As an entrepreneur, mother, and small business owner, I am always looking for ways to give back to my community.

Looking around at the many young people who are unskilled and unemployed, and after working with some young persons at Youth Skills Training, I realised there was a need to put an emphasis on learning skills.

So, I started New Beginning Craft Workshop to train young persons in what I am doing, and the skills of other artisans, so that we can develop a community of artisans to propel the arts and crafts industry in Dominica.

I’m also part of the Dominica Arts and Crafts Association (right now I am the President), so we really wanted to foster the creativity of young people and at-risk persons, who are unemployed or single parents, so they can have a skill and be self-sufficient.

What lessons have you learned as a female entrepreneur?

I have learned that failure is not a weakness. Weakness is when you give up.

As a woman and a mother, you have to realise that you have a purpose. Once you understand you have a purpose and a mission, you understand the value of what you are doing.

As a woman, you can conquer all things and overcome any barrier. And being independent doesn’t necessarily mean not having a partner, it means that you are strong enough to influence others to be better to themselves and others.

We need to be independent emotionally. To know that you are able to love yourself, your children, your partner and what you do and to stand against injustices against other women.

What has been your proudest career achievement so far?

When I was part of the first Commonwealth Fashion Exchange initiative which was launched at Buckingham Palace in 2018.

I partnered with Meiling, a designer from Trinidad and Tobago. She created the outfit, and I made a leather corset belt. We went to Buckingham Palace for the event, and that was my proudest achievement.

How do you juggle being a mother and an entrepreneur?

It can be difficult because you have to dedicate your all to both.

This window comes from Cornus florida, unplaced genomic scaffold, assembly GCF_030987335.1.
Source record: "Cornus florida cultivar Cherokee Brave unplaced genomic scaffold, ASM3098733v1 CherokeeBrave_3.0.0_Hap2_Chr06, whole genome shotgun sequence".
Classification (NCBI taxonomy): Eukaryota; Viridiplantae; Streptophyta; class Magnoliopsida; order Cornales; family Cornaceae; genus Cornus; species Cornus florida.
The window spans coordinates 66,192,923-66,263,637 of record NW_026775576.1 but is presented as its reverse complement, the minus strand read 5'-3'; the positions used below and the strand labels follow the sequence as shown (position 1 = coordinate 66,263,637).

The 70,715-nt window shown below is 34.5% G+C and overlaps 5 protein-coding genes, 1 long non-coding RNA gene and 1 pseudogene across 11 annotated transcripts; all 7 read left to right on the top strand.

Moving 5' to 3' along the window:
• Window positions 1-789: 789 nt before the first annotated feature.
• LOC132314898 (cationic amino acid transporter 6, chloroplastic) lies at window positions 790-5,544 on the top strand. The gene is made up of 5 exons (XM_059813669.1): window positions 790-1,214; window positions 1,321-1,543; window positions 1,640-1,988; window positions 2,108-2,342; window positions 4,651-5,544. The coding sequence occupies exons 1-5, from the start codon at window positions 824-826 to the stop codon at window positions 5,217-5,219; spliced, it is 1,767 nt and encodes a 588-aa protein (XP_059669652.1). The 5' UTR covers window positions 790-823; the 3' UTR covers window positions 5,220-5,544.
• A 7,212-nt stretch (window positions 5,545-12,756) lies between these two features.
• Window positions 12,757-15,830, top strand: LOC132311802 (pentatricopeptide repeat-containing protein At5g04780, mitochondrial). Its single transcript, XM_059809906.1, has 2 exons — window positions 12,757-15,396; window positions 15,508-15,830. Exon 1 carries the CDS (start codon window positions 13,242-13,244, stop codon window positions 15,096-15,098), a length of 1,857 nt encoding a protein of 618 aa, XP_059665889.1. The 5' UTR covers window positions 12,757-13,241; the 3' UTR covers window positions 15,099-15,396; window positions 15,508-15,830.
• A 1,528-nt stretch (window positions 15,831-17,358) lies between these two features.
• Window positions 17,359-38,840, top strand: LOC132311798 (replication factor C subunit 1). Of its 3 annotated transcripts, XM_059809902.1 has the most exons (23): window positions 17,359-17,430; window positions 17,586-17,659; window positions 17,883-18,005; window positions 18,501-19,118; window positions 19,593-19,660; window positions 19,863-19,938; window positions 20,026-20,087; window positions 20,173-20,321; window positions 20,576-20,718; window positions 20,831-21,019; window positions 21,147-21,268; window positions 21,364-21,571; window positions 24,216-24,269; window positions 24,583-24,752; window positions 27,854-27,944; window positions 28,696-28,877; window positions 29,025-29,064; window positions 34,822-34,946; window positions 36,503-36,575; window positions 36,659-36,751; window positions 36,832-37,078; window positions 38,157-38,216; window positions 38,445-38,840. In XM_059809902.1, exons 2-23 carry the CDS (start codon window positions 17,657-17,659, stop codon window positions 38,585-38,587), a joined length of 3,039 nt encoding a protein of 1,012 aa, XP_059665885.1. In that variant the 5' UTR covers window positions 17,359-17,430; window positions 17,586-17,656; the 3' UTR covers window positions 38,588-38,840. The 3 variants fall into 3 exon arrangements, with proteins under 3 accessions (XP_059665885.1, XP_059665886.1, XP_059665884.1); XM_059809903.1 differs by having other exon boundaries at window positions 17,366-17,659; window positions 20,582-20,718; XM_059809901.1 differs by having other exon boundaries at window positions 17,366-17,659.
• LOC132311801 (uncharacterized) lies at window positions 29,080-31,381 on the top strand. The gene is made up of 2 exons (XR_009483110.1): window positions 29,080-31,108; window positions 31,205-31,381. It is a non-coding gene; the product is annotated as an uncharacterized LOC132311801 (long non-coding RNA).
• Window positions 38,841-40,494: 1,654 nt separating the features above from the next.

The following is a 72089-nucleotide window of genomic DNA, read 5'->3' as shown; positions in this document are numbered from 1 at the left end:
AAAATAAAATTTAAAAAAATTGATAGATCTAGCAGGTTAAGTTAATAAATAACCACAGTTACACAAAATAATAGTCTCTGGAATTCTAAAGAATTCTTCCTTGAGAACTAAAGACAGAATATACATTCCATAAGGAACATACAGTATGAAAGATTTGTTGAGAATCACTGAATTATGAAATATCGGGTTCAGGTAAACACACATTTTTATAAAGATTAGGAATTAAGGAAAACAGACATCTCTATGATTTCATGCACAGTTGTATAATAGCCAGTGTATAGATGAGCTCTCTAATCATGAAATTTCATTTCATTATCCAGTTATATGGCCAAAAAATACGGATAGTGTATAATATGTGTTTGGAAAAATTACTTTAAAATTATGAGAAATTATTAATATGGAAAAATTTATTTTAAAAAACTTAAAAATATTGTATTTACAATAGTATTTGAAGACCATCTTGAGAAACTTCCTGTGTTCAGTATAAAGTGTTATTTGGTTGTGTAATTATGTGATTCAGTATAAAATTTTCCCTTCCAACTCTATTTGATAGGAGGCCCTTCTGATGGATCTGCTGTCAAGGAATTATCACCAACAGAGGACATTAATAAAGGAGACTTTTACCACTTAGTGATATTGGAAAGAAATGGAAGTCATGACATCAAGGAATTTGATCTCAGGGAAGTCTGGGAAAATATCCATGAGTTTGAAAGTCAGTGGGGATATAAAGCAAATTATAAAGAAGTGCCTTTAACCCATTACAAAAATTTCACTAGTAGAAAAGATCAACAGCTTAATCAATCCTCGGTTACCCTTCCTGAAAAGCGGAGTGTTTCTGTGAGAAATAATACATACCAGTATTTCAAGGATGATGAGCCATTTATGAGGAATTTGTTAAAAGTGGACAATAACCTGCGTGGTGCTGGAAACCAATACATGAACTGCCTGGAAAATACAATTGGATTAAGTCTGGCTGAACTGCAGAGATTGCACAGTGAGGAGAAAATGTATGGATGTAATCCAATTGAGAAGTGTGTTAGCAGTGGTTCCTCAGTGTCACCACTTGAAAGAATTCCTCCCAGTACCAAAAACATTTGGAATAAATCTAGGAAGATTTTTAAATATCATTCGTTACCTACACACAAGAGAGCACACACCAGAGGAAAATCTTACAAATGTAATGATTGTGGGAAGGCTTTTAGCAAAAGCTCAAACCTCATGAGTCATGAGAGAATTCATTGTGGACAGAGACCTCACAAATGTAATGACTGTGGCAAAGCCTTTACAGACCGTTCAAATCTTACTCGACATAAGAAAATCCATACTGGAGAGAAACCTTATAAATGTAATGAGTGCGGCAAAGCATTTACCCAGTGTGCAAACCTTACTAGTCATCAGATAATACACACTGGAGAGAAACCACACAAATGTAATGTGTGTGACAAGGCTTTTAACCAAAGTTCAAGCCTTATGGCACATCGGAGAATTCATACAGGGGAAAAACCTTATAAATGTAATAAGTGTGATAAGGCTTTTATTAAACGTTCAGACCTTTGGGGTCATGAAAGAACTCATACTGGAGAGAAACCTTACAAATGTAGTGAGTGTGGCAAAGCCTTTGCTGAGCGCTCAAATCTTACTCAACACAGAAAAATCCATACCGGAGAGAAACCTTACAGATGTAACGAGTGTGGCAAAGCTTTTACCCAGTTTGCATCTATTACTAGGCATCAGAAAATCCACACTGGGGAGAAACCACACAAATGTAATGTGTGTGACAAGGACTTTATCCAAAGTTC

Being an entrepreneur is what puts food on your table and being a mother is equally important because you have to steer your children in the right direction.

I involved my children with what I was doing so they would be with me while I was working. We would have conversations, and they would be doing homework.

While they watched me at work, they also came up with ideas, which helped me to develop and grow. So, rather than keeping them separate, I married work and my children together, which made it easier.

What advice do you have for aspiring female entrepreneurs?

My advice is to love what you do because the road to entrepreneurship can be very difficult. If you aren’t passionate about what you want to do, you will fall back very easily.

You also need a diverse mind, meaning that you have to think about what will happen if your plan doesn’t work out, and how you can approach it from a different direction.

For instance, you may plan to go down the street a certain way, but then you come to a roadblock. Are you going to turn back? Or are you going to divert and go to another street that can still take you to your destination?

You have to be quick thinking, dedicated and passionate. Your attitude has to be right. You have to be firm and steadfast. Don’t compromise on respect but at the same time, don’t be too pompous.

What do you love about Dominica?

Dominica is home. I love the nature of the place. The ability to explore and our natural resources.

Where do you go to relax on your days off?

As an entrepreneur, you hardly have a day off.

Even on your days off, you are technically working because, even if you are not physically working, your mind is still going and coming up with ideas.

If I have time, I try to visit Portsmouth or Anse de Mai, where I was raised. I’ll see family and go to the beach.

How is Dominica different to other Caribbean islands?

The difference in Dominica is the physical structure of the island like our mountains and waterfalls.

But the islands are almost all the same even if some may be a bit more developed than others.

The people may speak a different dialect and have a few cultural differences, but generally, Caribbean culture is almost the same. To me, the islands even feel the same.

What are your plans for the next five years?

Our population is relatively small, so my plan is to see how I can explore and expand to the regional market. I would love to form regional creative collaborations to help us grow, and move into the international market.

My brand is called ‘Vgur’ which comes from the effort, energy and enthusiasm that is being put into the product.

I really want people to understand my product, my reason for creating, and my purpose as an artist.

See more of Vanessa Winston’s artisan creations on Facebook.